Too Much, Too Little, or Just the Right Amount of Struggle: What Do Butterflies Have to Do With Engagement?

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As a family, a school, and a community, we want what is best for our children; we want them to be successful, to have a world of opportunities, to be comfortable, and to be confident. For some, this means finding the right balance between guiding and supporting without an overemphasis on doing, problem-solving, decision-making, and shielding from negative experiences or natural consequences. Perhaps I’m pushing the season a bit, hoping for Spring to finally arrive, but… when I think about the consequences of over-engagement, I think about the butterfly, who needs to struggle, to fail, and to try again and again to work its way out of the safety of its cocoon; if we free it too soon, it doesn’t develop the necessary strength, independence, and resilience to fly into the world.

A Note to School

My children are now grown and living independently on their own, but I still find myself actively engaged in their lives and at times, in their educational pursuits. As day-to-day living kicks in, I often wonder whether my level of engagement was, and continues to be, too much, too little, or just right. Over the years, I have retained evidence of their learning; today, I can honestly say it is hard to believe that some of the work was done by a child. Despite their  success in such work, I now wonder how much problem-solving, independence, and pride in work done I may have taken from them. Today, I am more aware of the need to sit back and support in a way that leaves decision-making in tact ensuring that the ultimate finished product is their work, even if they struggle. It’s not always easy to let go (more difficult when it doesn’t fit my vision!), but I now work harder at this being part of our story.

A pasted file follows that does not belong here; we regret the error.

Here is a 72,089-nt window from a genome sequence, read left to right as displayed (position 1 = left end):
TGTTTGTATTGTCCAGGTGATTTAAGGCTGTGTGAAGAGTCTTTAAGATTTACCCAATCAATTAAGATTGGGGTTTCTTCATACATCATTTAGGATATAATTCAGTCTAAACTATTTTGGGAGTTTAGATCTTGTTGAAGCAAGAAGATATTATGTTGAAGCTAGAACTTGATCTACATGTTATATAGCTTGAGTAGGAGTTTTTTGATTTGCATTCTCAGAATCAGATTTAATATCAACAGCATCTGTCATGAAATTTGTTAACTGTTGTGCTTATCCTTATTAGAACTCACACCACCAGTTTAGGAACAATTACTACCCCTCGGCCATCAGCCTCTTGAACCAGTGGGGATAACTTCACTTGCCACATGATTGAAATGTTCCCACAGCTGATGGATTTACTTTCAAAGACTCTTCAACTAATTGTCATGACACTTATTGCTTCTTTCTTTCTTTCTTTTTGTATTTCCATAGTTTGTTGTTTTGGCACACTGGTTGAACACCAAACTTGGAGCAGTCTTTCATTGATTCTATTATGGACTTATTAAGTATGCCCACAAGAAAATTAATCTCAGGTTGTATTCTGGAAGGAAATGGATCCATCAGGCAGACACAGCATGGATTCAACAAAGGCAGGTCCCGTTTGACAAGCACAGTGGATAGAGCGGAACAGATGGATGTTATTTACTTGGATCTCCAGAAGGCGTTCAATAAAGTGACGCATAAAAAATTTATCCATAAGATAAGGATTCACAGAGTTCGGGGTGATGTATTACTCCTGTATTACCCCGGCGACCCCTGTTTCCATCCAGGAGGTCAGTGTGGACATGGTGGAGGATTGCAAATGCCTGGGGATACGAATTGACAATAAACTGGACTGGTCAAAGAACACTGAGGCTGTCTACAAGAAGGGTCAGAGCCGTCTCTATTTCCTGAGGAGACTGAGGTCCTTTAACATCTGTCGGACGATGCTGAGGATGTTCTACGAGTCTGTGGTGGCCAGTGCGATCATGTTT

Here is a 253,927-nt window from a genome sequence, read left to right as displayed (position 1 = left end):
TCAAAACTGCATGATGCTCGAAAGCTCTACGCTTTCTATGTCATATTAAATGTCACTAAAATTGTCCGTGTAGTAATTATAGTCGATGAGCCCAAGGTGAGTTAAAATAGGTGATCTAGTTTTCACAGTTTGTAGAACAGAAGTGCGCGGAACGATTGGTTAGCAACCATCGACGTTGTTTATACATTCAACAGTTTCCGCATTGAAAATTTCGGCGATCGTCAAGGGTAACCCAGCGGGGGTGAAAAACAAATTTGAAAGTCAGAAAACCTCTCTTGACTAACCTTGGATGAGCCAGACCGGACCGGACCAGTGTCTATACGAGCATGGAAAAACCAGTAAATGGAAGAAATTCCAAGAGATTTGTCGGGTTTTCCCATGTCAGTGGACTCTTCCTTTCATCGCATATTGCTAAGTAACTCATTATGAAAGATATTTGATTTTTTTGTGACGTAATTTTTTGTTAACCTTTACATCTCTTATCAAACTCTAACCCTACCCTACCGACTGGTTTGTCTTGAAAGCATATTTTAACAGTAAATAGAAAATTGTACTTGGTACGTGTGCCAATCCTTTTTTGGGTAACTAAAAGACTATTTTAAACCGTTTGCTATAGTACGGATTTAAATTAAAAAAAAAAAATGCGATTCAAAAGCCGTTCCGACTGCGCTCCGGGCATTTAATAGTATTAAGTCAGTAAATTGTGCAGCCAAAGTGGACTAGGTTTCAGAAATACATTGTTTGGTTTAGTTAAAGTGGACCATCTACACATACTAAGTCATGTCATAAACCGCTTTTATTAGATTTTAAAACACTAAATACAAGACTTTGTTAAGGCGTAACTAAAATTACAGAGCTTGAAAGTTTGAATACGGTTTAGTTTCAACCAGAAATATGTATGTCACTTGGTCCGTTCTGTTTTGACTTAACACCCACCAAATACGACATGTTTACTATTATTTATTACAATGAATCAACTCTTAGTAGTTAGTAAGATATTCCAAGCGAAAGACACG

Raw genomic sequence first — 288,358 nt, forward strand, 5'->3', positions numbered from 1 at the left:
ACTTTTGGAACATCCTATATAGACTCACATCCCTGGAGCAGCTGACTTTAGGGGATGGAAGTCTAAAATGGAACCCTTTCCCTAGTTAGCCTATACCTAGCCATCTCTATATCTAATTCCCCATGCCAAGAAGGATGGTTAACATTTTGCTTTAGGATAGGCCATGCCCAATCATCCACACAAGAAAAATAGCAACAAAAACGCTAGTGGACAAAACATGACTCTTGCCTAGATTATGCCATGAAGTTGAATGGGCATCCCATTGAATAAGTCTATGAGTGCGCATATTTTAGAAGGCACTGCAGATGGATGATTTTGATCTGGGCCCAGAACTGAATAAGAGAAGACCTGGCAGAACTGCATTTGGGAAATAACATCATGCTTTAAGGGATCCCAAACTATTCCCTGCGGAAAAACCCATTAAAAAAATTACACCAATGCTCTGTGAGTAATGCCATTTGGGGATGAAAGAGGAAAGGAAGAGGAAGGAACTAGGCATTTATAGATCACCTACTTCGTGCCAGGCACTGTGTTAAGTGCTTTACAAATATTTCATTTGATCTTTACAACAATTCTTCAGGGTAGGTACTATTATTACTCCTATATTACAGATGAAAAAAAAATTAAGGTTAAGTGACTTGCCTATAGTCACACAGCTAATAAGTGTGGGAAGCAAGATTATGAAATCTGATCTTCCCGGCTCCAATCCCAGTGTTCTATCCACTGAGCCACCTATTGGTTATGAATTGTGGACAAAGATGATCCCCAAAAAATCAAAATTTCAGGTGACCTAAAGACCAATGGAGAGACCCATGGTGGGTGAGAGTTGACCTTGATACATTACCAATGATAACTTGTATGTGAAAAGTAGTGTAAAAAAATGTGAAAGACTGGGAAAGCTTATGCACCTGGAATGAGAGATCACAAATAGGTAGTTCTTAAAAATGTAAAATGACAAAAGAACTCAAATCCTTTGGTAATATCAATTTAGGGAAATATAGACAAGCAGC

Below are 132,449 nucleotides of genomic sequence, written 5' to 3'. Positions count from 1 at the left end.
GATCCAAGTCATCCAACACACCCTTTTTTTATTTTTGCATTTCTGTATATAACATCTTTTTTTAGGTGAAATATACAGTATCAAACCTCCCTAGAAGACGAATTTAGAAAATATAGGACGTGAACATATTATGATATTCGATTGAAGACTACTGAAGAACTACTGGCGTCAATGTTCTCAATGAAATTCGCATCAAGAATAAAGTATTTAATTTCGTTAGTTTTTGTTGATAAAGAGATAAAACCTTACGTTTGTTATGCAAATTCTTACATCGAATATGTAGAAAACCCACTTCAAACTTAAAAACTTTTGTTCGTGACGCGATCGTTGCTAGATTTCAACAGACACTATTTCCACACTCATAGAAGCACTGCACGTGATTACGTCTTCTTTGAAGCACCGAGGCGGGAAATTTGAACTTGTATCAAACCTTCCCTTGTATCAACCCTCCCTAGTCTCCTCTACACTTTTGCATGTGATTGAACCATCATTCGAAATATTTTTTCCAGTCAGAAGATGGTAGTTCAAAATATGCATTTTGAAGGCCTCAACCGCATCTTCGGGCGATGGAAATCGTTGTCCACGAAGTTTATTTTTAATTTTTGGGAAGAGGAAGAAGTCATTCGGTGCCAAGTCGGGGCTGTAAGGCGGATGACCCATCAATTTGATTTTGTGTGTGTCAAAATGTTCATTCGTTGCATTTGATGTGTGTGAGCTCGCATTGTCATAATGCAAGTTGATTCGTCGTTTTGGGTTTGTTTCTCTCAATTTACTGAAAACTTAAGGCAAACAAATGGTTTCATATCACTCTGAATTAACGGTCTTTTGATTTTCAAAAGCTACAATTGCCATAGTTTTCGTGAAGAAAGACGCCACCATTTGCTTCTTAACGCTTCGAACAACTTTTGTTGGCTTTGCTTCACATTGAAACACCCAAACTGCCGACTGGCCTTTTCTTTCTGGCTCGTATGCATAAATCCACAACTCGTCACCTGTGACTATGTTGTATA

A still-growing parent

 

On the whole, families, schools, and communities encounter the whole spectrum – from perceived under-engagement to over-engagement, to simply a mismatch between what is being asked and what is being done. Over-engagement, for many families, schools, communities, even sports teams is a topic of much discussion: See Can Too Much Parental Involvement Have a Negative Effect on Elementary Students? Parental Involvement in School Projects: Too Much of a Good ThingCan Too Much Parental Involvement Be Bad?, Taming the Beast: Excessive Parental Involvement in Youth Sports, just to name a few.

  • At a time when we are talking about enhancing engagement, how do we open discussion of just what it might mean to be over-engaged?
  • Is there really such a thing as over-engaged?
  • When does support and guidance turn into overprotecedness, overengagement, and/or overstepping our role as family, school, or community?
  • How do we accomplish that just right balance that we know supports student success and wellbeing?

I see the differentiation between actively engaged and over-engaged a little like The Butterfly Story… if we help too much and do the work for our children, they may emerge from the security and safety of their cocoon less than able to cope on their own. But if we support, encourage, and guide, they can emerge just like the butterfly, ready and willing to face a world of opportunities.

Quite honestly, we don’t like to see our children struggle, but… there are times when the best thing we can do is sit back and let them work through some of the small struggles on their own, building strength and resilience along the way. Removing the struggle for success and growth is like helping the butterfly out of its cocoon too soon. Without intent, we may be preventing them from developing the skills they need to soar to heights we’ve never imagined.